Many people have metal fillings in their mouths, called dental amalgam fillings, which contain 50% mercury, combined with an alloy of other metals. It is still a matter of debate within certain groups of the dental community whether one should have amalgam fillings removed if there is no dental problem. We as dentists have a duty of care to our patients to present all the arguments for and against mercury fillings and we are concerned that patients anticipating resolution from specific conditions and symptoms are not mislead or their hopes allowed to be raised to unrealistic levels. Whilst dental amalgam has been used for over 100 years and is regarded as a robust and cheap material, our personal belief is that there are many suitable alternatives to dental amalgam, which also appear more natural.

What can we use as an alternative to mercury filling?

The alternative materials available on the market today are referred to as bonded resin ceramics, composite resins or just composites. These materials have been subjected to numerous clinical trials all over the world to determine whether they are biocompatible and safe to use in the human body. Our dentists have a combined experience of three decades with this material. As such we have a very strict protocol on placement of material resulting with a very high success rate. Occasionally there are anecdotes of people suffering from sensitivity or pain after having composite fillings or the fillings not lasting very long. Of course there is a difference in the qualities of different composite materials. This can lead to some products not lasting as long or appearing to discolour very quickly. As with everything else, the composite materials used at Integrated Dentalcare are of a premium quality. To increase their life expectancy the latest generation of composites contain ceramic nano-particles resulting in exhibited wear resistance similar to natural teeth. Are composite materials inert? Composite materials have been found to have oestrogen-mimicking properties. Unfortunately nothing in dentistry or medicine is 100% bio-inert. Recently, however, with the advent of CAD CAM milling technology and pressed ceramic, we have found a truly bio-compatible material. However, unlike composite which can be very conservatively used to repair the damage caused by infection – a process enhanced manifold by the use of the water laser – ceramic fillings do requires some modification of the healthy tooth structure to be used (much like amalgam). Nevertheless, they are a robust solution to composite fillings and are typically used to restore large defects. We follow a strict protocol when replacing your amalgam fillings.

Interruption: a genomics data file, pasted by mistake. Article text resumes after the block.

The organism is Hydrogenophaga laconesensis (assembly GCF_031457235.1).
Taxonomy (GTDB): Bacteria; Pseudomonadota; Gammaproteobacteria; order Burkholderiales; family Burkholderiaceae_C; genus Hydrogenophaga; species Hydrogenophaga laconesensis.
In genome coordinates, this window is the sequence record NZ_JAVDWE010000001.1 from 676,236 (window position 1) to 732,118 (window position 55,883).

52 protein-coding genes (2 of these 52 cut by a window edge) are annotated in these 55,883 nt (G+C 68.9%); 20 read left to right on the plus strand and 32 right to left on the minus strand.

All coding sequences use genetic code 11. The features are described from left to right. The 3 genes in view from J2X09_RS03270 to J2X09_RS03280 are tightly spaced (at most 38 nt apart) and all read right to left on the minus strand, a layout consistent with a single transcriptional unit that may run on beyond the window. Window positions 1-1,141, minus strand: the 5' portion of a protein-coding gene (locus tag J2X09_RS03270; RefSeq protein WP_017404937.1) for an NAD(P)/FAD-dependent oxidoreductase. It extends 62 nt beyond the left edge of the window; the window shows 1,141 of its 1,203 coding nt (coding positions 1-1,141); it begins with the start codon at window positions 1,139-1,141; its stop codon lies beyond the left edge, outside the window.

Briefly, these include the following precautions:

  • Isolation of the treatment area, usually by a technique known as ‘rubber dam’, to minimise exposure to debris in the mouth
  • Use of high speed, distilled water-cooled instruments
  • Use of high speed powerful suction system
  • The option to use a nosepiece, to provide an alternative air source out of the immediate area to protect against nose inhalation of mercury vapour
  • The option to use dampened gauze eye patches to keep flying particles or vapour out of the eyes
  • Use of general protective coverings
  • When drilling, the filling is sectioned into chunks and elevated where possible
  • Nutritional support considerations, to support the immune system
  • Restoration of remaining tooth structure with a premium quality resin material
  • Patients may wish to consider wearing clothes covering as much skin as possible